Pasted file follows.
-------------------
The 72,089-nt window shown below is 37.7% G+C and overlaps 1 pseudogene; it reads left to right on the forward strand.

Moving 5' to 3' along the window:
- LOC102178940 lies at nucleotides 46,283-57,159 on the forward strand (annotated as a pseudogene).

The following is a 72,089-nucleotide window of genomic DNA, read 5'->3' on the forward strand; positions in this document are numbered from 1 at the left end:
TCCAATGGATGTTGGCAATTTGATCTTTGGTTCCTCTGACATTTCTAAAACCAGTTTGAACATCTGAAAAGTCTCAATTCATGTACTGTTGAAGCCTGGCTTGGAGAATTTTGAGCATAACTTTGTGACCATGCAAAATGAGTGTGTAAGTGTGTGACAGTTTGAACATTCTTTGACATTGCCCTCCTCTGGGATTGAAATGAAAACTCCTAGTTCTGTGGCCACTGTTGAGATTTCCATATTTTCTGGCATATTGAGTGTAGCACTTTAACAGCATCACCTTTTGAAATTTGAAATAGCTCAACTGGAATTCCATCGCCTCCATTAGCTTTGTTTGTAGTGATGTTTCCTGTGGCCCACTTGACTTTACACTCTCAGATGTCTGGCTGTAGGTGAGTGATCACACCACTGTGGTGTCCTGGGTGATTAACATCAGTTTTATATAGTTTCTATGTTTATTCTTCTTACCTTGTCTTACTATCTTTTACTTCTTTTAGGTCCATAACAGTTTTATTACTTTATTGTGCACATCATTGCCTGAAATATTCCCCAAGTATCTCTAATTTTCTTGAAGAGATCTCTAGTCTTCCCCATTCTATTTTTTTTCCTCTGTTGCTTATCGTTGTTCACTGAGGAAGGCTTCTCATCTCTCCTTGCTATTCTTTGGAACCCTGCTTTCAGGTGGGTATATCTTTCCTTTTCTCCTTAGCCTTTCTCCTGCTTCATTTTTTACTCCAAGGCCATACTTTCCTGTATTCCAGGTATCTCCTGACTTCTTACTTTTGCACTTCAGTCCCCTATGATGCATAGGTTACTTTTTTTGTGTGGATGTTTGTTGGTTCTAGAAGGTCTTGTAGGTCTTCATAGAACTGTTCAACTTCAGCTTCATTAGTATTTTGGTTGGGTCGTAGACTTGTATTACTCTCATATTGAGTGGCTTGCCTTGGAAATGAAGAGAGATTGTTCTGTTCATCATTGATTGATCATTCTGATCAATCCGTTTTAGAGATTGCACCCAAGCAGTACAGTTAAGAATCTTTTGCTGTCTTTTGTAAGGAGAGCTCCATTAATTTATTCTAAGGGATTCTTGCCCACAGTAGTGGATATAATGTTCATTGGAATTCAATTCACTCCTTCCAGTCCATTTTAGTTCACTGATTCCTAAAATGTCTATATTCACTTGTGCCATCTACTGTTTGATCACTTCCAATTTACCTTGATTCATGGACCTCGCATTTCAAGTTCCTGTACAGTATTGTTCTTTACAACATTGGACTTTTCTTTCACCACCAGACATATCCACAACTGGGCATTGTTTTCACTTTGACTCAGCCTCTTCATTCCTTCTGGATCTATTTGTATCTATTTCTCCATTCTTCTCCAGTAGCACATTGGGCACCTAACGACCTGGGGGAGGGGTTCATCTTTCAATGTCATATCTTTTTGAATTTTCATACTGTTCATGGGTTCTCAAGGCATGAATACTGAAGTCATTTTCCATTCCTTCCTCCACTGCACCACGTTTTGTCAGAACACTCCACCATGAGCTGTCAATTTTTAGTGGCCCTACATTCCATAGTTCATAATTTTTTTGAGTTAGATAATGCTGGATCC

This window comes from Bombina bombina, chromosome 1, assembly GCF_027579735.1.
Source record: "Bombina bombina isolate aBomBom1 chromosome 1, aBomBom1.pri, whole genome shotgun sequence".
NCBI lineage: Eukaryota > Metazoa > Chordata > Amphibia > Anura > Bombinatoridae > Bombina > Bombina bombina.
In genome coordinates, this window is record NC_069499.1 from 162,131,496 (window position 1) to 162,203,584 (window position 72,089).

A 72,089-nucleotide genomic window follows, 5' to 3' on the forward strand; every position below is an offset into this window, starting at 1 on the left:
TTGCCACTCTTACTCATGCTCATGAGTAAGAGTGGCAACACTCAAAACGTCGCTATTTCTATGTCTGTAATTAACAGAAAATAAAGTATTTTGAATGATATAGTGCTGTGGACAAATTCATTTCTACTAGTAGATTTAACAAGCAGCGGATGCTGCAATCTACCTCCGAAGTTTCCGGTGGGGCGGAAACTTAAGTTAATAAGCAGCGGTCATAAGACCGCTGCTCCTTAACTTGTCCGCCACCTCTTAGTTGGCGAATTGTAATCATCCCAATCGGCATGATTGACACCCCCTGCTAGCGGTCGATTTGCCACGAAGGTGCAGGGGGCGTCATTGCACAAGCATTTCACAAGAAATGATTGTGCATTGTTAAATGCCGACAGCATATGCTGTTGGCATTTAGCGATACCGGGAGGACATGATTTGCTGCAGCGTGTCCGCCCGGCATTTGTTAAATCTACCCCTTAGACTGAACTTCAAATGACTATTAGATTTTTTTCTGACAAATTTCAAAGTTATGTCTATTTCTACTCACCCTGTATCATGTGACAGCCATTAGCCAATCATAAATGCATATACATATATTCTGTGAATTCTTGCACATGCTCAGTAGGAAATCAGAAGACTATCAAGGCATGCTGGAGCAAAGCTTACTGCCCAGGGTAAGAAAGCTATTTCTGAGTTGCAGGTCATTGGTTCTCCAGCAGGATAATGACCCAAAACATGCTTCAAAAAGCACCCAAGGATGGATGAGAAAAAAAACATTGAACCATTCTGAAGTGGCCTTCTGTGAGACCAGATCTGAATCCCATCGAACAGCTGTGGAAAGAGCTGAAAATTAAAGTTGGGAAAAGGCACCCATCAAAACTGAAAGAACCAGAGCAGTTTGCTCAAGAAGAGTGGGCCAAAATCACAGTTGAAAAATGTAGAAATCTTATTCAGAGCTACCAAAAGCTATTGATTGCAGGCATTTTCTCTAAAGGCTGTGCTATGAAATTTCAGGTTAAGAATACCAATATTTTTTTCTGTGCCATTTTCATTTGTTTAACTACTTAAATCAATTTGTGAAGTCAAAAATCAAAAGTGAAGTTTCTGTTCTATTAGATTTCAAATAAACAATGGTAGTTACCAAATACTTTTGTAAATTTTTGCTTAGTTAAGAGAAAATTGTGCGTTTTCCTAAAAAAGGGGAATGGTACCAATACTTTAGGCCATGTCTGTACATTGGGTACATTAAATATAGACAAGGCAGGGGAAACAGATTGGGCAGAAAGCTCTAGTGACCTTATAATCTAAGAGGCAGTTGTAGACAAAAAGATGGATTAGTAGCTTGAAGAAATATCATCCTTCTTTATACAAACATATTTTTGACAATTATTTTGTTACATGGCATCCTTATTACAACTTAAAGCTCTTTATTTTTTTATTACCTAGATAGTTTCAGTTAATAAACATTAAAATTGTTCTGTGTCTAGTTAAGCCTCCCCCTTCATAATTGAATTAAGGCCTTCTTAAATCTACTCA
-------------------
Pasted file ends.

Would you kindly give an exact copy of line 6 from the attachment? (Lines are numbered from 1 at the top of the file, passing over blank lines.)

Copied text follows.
This window comes from Bombina bombina, chromosome 1, assembly GCF_027579735.1.